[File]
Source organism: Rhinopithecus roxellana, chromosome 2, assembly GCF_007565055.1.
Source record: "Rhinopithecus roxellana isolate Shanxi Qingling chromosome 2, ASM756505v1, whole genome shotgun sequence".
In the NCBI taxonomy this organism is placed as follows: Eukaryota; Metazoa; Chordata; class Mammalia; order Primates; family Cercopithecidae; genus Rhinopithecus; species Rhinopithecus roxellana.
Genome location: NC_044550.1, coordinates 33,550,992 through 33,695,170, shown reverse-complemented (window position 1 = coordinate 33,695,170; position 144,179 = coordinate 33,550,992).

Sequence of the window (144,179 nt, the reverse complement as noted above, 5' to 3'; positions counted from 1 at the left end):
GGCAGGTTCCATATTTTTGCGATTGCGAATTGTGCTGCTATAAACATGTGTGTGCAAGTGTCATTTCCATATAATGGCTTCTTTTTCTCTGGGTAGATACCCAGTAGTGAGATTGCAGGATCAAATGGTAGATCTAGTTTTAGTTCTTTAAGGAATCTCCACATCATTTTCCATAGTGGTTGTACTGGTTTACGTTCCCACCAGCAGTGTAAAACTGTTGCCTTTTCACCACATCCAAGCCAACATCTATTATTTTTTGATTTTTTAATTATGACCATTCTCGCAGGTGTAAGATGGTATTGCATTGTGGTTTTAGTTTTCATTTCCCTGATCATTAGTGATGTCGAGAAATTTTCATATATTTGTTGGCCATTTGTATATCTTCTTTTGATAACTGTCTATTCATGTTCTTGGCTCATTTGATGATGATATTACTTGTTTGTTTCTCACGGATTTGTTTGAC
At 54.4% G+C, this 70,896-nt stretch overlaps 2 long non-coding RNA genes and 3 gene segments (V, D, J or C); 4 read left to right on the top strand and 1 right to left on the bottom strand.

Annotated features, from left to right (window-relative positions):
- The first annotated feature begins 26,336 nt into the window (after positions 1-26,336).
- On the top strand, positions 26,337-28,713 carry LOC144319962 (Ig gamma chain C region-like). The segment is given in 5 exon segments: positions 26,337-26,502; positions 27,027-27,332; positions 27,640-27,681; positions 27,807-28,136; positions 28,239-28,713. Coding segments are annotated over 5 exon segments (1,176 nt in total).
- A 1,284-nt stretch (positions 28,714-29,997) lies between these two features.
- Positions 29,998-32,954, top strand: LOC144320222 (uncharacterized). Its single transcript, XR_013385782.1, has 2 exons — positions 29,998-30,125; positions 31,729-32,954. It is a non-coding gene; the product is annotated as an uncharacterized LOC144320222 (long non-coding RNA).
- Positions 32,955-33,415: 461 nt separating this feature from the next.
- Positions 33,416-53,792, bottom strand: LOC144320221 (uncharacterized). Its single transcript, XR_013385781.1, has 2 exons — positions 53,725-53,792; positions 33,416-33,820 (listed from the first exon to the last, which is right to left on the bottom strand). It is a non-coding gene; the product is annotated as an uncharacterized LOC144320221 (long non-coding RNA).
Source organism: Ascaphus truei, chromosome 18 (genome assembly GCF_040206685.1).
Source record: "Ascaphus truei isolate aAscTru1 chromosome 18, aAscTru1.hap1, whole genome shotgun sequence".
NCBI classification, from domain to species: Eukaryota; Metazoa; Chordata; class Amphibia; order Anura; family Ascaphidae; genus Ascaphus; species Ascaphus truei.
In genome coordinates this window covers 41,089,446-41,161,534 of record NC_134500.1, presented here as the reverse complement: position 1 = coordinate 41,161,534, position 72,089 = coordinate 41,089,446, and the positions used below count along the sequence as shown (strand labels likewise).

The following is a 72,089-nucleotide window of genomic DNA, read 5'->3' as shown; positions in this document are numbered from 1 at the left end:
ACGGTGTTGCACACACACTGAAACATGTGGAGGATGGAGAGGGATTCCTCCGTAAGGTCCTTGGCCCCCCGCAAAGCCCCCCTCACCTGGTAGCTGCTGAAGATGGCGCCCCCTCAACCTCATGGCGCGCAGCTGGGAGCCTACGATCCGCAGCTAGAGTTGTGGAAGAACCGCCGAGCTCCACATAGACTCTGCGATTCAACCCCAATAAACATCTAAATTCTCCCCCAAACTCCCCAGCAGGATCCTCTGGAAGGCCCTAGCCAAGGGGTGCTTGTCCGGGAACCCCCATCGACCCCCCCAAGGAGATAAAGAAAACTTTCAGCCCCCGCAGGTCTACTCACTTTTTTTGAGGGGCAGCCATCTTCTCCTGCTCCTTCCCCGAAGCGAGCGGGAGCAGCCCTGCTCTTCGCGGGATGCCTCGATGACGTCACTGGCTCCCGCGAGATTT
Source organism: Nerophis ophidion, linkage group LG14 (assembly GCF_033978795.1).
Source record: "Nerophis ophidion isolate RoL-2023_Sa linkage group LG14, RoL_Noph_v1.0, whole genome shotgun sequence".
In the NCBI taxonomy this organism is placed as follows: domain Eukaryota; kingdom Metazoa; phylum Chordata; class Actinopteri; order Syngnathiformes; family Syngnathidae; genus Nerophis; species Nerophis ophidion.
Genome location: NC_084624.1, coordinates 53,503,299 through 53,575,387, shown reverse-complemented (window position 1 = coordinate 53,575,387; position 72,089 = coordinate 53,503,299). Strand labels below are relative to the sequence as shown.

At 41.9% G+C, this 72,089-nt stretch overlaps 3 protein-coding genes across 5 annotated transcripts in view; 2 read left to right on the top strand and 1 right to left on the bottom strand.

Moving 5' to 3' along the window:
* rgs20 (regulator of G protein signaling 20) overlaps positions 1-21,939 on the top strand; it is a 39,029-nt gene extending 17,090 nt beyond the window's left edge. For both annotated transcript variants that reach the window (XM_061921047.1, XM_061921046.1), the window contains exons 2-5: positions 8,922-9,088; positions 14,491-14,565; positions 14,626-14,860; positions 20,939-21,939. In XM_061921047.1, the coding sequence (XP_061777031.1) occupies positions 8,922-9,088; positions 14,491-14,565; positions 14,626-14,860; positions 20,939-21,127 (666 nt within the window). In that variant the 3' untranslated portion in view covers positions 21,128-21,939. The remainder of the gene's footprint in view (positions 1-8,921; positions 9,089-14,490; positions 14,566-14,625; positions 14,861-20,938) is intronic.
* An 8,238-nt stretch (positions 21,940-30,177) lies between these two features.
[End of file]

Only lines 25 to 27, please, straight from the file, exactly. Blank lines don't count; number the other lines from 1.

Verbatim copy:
At 41.9% G+C, this 72,089-nt stretch overlaps 3 protein-coding genes across 5 annotated transcripts in view; 2 read left to right on the top strand and 1 right to left on the bottom strand.

Moving 5' to 3' along the window:
* rgs20 (regulator of G protein signaling 20) overlaps positions 1-21,939 on the top strand; it is a 39,029-nt gene extending 17,090 nt beyond the window's left edge. For both annotated transcript variants that reach the window (XM_061921047.1, XM_061921046.1), the window contains exons 2-5: positions 8,922-9,088; positions 14,491-14,565; positions 14,626-14,860; positions 20,939-21,939. In XM_061921047.1, the coding sequence (XP_061777031.1) occupies positions 8,922-9,088; positions 14,491-14,565; positions 14,626-14,860; positions 20,939-21,127 (666 nt within the window). In that variant the 3' untranslated portion in view covers positions 21,128-21,939. The remainder of the gene's footprint in view (positions 1-8,921; positions 9,089-14,490; positions 14,566-14,625; positions 14,861-20,938) is intronic.